In theory, India–Iran cooperation should be easier than that of China–Iran. Washington is more tolerant of India’s deepening relations with Iran as its interests in the Indian Ocean, the Arabian Sea and the Persian Gulf are best served if India and Iran work together.

With US troops leaving Afghanistan, India can protect US interests by fighting terrorism and strengthening the central government in Kabul. This would be difficult to achieve unless India has easy access to Afghanistan. Given the rivalry between India and Pakistan, Iran remains the best route that connects India to Afghanistan. This explains the United States’ decision to waive sanctions on India’s investment in Chabahar.

But in practice, India is showing reluctance to work with Iran after the United States’ withdrawal from the nuclear deal. India stopped purchasing Iranian oil in May 2019 and reduced the budget allocated to the development of Chabahar. Financial arrangements to facilitate trade between Iran and India are in flux, meaning that importing Indian medicine, food and other commodities will become more difficult for Iran. The major problem was that the suppliers of the equipment that Chabahar needs were not willing to make deliveries because they feared adverse impacts on their business with the United States.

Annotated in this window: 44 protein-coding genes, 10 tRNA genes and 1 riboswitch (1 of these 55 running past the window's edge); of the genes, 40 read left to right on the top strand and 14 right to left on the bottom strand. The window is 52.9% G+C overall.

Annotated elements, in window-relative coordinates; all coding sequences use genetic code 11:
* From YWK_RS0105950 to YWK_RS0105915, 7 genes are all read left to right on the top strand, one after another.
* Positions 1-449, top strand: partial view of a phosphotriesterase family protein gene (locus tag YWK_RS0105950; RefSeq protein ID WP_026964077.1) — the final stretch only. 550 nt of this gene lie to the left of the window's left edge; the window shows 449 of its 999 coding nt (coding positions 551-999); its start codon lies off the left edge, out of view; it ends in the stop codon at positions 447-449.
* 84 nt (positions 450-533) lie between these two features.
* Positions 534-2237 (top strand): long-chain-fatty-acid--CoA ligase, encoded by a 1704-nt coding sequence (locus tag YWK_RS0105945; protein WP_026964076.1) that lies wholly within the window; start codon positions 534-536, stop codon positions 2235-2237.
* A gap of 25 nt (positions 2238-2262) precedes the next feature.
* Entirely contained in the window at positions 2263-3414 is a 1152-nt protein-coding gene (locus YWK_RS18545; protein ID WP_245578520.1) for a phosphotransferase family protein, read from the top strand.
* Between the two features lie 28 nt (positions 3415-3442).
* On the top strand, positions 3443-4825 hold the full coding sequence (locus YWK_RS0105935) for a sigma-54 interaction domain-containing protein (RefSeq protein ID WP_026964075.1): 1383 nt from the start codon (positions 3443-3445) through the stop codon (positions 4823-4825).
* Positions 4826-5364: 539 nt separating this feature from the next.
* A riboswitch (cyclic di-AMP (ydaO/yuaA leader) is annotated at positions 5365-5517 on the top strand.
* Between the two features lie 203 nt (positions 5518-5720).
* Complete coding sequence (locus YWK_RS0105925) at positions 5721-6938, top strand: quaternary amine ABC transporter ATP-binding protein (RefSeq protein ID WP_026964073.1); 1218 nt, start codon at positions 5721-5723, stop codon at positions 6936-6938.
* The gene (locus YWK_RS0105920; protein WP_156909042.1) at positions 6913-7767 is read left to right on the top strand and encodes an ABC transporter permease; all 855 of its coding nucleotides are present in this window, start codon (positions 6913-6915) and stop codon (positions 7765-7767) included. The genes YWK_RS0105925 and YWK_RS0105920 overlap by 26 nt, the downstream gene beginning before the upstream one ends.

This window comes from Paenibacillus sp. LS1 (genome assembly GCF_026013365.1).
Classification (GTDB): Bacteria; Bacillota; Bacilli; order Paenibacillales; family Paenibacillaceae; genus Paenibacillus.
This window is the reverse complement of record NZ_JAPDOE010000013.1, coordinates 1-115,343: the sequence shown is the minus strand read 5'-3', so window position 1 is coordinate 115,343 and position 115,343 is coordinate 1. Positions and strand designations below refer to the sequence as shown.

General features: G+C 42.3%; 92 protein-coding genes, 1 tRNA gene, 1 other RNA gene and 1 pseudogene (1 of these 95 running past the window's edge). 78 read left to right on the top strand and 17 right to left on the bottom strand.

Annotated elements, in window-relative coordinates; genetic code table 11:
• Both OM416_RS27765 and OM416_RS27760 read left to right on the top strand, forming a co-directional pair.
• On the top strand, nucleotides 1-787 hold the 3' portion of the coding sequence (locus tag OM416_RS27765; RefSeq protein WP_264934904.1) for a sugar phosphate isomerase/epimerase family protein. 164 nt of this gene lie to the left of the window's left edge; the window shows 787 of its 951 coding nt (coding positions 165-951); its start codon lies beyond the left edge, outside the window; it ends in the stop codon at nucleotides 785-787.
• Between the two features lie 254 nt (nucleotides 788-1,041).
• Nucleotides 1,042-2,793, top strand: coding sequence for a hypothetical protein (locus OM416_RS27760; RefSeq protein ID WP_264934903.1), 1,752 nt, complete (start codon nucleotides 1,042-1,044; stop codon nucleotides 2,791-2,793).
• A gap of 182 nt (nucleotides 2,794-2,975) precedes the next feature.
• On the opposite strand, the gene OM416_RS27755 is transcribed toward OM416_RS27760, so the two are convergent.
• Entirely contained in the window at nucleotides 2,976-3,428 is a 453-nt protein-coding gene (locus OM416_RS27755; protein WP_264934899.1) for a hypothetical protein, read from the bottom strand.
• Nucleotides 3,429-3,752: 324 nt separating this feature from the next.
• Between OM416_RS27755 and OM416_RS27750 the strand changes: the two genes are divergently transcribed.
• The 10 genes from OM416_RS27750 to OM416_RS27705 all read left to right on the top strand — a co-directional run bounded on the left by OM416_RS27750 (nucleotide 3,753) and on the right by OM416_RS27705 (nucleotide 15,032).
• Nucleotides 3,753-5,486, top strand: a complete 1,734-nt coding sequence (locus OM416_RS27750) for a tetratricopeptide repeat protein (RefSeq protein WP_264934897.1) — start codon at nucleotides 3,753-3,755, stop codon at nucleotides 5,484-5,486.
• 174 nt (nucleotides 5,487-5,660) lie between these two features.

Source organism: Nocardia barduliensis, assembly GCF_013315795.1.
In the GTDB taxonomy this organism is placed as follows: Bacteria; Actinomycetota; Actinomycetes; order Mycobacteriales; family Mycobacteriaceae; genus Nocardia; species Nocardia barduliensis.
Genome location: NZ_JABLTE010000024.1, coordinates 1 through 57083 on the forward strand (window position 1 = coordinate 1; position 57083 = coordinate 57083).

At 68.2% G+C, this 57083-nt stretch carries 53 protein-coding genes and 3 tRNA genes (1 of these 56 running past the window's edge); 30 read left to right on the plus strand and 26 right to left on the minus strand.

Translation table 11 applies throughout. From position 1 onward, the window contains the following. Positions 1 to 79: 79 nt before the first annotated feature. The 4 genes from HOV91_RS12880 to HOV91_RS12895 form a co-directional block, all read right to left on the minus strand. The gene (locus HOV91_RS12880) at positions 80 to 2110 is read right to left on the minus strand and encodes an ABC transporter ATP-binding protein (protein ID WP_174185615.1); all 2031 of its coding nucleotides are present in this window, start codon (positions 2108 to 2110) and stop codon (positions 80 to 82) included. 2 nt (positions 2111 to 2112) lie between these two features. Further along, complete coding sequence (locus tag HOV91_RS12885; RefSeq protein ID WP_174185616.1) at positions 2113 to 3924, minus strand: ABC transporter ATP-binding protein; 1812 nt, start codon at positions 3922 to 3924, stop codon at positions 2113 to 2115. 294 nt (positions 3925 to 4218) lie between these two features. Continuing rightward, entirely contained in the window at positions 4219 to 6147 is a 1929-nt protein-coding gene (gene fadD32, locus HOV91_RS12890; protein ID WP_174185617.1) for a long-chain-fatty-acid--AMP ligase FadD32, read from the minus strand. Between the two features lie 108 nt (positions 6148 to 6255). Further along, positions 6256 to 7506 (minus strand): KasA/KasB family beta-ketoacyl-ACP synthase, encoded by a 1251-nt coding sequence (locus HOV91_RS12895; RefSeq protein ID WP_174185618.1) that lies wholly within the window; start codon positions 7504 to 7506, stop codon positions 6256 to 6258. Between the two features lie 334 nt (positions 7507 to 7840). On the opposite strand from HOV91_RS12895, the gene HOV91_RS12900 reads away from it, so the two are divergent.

Tehran is convinced that India cannot be the partner it needs to counter US sanctions. India owes its rising power status, in part, to its increasingly close relationship with the United States. No matter how valuable Iran is for India, New Delhi would not endanger its relations with Washington for the sake of preserving its friendship with Tehran.

Although Iranians are well aware that Beijing would not sacrifice its relations with the United States for its partnership with Iran, they still believe that China will support Iran more strongly than India. China’s continuing trade with Iran and the purchase of Iranian oil is proof of that. From an Iranian perspective, China’s rise is quite different from that of India’s. India’s economic and military development contributes more to preserving the pro-US international status quo, while China’s rise is seen to come at the cost of the United States’ global position and points towards a balanced global power distribution.

Still, Iranian public opinion does not support a close partnership with China. If Iran–China ties grow substantially and quickly, the Iranian government is likely to find it difficult to convince its people that the independence from the West that they gained so expensively will not be lost to dependence on China.

Mohammad Soltaninejad is Assistant Professor of Middle East studies at the University of Tehran.

This article appears in the most recent edition of East Asia Forum Quarterly, ‘Economics and security’, Vol. 11 No. 4.